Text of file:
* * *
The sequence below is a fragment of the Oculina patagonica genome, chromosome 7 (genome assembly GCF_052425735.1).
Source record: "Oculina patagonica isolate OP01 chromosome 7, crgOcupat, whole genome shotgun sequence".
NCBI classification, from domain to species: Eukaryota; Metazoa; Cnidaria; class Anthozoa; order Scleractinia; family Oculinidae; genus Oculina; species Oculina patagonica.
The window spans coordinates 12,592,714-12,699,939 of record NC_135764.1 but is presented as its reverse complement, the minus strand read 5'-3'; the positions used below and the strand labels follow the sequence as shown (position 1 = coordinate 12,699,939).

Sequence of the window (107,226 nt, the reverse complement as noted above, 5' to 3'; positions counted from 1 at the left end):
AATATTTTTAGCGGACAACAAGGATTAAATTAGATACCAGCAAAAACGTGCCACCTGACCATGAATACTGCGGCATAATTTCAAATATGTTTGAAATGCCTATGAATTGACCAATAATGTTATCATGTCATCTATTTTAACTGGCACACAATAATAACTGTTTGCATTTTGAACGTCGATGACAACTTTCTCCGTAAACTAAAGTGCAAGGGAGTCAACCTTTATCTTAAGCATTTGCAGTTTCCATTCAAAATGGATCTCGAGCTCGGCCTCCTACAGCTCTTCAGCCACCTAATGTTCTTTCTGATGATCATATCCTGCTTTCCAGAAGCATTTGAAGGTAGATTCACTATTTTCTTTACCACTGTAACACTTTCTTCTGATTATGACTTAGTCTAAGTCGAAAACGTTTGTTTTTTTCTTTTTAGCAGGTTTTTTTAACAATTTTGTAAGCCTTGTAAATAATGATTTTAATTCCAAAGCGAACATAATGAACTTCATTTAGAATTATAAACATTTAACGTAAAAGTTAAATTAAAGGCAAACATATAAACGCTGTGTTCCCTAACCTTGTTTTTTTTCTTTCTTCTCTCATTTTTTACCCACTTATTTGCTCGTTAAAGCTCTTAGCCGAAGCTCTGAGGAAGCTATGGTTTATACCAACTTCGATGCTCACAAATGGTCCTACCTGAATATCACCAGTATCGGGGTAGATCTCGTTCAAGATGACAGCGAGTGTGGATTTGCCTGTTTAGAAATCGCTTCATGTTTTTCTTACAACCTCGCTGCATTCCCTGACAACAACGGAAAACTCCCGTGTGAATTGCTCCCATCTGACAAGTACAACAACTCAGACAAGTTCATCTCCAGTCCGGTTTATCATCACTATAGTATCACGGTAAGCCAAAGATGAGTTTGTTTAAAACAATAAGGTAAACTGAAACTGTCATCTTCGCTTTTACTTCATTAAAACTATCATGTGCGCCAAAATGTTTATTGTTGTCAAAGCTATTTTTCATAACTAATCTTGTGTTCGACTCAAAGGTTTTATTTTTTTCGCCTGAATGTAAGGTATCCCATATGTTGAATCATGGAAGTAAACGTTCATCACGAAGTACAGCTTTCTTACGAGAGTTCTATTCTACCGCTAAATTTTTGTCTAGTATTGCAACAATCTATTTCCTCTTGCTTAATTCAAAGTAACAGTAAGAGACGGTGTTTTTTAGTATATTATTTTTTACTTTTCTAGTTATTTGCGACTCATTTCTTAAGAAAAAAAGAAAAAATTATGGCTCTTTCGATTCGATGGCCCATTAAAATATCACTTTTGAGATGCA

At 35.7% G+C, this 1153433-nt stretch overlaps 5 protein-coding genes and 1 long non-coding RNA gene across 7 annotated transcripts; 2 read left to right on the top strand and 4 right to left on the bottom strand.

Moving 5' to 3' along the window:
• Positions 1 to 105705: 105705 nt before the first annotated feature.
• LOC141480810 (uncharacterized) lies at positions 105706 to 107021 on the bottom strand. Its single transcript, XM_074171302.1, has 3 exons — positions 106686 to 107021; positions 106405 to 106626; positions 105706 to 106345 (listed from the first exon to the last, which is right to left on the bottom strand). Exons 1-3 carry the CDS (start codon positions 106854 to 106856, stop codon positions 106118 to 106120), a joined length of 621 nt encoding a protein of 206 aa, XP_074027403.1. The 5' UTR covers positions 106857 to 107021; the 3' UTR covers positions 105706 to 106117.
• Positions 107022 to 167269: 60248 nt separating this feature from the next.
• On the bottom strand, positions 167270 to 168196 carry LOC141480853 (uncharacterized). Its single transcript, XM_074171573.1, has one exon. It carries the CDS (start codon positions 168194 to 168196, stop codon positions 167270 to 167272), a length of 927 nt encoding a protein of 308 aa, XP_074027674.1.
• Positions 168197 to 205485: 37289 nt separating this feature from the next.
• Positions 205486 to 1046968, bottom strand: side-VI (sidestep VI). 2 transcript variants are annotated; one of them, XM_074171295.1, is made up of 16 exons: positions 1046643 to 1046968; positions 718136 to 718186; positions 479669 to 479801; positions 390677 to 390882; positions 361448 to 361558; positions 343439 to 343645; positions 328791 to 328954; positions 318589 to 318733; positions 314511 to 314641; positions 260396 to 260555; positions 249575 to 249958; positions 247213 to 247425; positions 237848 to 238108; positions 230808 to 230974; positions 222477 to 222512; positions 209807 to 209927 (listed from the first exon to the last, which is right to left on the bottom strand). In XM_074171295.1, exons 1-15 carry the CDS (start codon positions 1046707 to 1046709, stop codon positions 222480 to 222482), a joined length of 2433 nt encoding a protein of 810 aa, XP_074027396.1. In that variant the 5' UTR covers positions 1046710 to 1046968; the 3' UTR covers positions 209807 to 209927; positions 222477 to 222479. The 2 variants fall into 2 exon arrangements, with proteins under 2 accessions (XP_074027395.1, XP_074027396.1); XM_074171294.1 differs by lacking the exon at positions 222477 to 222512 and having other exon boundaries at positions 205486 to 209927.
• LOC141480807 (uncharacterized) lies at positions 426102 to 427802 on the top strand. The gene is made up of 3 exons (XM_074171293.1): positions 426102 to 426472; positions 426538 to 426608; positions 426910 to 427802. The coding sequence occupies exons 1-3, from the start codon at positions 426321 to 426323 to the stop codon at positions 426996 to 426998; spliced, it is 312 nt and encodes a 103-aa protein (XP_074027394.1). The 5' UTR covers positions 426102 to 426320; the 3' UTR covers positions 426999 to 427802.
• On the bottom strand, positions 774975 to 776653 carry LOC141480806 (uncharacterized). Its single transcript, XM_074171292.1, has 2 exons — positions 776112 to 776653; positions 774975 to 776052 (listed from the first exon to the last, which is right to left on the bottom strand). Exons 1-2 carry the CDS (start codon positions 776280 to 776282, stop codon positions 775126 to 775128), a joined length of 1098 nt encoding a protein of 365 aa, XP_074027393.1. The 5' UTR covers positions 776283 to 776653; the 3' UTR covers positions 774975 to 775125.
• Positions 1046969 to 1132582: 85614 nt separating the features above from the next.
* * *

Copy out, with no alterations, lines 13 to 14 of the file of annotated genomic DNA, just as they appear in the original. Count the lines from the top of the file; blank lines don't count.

• Positions 168197 to 205485: 37289 nt separating this feature from the next.
• Positions 205486 to 1046968, bottom strand: side-VI (sidestep VI). 2 transcript variants are annotated; one of them, XM_074171295.1, is made up of 16 exons: positions 1046643 to 1046968; positions 718136 to 718186; positions 479669 to 479801; positions 390677 to 390882; positions 361448 to 361558; positions 343439 to 343645; positions 328791 to 328954; positions 318589 to 318733; positions 314511 to 314641; positions 260396 to 260555; positions 249575 to 249958; positions 247213 to 247425; positions 237848 to 238108; positions 230808 to 230974; positions 222477 to 222512; positions 209807 to 209927 (listed from the first exon to the last, which is right to left on the bottom strand). In XM_074171295.1, exons 1-15 carry the CDS (start codon positions 1046707 to 1046709, stop codon positions 222480 to 222482), a joined length of 2433 nt encoding a protein of 810 aa, XP_074027396.1. In that variant the 5' UTR covers positions 1046710 to 1046968; the 3' UTR covers positions 209807 to 209927; positions 222477 to 222479. The 2 variants fall into 2 exon arrangements, with proteins under 2 accessions (XP_074027395.1, XP_074027396.1); XM_074171294.1 differs by lacking the exon at positions 222477 to 222512 and having other exon boundaries at positions 205486 to 209927.